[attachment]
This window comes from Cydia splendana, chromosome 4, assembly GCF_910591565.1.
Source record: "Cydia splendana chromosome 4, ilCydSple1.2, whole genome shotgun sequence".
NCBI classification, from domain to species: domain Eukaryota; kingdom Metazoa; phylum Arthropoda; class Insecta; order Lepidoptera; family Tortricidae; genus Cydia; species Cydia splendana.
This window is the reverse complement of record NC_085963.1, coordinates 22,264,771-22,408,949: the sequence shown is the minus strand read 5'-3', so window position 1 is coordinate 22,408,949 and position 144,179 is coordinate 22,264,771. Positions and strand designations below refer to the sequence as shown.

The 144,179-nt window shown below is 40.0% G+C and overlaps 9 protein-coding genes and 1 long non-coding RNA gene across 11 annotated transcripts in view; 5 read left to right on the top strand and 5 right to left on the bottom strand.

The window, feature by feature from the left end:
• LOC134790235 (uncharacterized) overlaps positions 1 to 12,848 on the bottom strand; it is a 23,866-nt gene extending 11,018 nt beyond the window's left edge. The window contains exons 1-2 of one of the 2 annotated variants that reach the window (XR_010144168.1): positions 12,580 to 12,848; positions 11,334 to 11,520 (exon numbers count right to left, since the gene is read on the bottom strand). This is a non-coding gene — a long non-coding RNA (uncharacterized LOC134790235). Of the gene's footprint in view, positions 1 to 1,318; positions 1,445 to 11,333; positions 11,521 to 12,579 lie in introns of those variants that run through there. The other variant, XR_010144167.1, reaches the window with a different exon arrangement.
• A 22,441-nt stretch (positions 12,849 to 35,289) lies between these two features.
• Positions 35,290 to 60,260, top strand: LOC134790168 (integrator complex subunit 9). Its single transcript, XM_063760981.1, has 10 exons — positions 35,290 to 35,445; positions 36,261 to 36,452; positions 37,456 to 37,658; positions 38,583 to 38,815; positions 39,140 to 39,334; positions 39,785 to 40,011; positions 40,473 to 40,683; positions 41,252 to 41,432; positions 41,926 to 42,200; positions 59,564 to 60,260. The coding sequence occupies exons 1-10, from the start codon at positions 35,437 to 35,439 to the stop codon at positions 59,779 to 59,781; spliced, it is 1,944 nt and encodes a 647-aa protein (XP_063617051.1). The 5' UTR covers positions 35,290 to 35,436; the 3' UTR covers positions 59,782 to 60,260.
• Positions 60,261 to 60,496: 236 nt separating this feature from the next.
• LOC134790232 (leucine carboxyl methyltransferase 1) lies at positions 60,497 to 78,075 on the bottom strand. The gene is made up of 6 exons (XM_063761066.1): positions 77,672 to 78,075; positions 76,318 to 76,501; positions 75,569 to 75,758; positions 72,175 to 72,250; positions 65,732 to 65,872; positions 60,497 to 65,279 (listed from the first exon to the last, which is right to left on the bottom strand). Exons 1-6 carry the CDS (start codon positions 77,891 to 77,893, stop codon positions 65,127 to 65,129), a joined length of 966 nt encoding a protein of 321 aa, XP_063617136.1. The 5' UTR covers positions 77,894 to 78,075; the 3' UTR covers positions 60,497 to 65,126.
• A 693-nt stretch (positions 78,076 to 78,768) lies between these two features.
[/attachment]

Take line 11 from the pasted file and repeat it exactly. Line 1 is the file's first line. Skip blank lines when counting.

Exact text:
• LOC134790232 (leucine carboxyl methyltransferase 1) lies at positions 60,497 to 78,075 on the bottom strand. The gene is made up of 6 exons (XM_063761066.1): positions 77,672 to 78,075; positions 76,318 to 76,501; positions 75,569 to 75,758; positions 72,175 to 72,250; positions 65,732 to 65,872; positions 60,497 to 65,279 (listed from the first exon to the last, which is right to left on the bottom strand). Exons 1-6 carry the CDS (start codon positions 77,891 to 77,893, stop codon positions 65,127 to 65,129), a joined length of 966 nt encoding a protein of 321 aa, XP_063617136.1. The 5' UTR covers positions 77,894 to 78,075; the 3' UTR covers positions 60,497 to 65,126.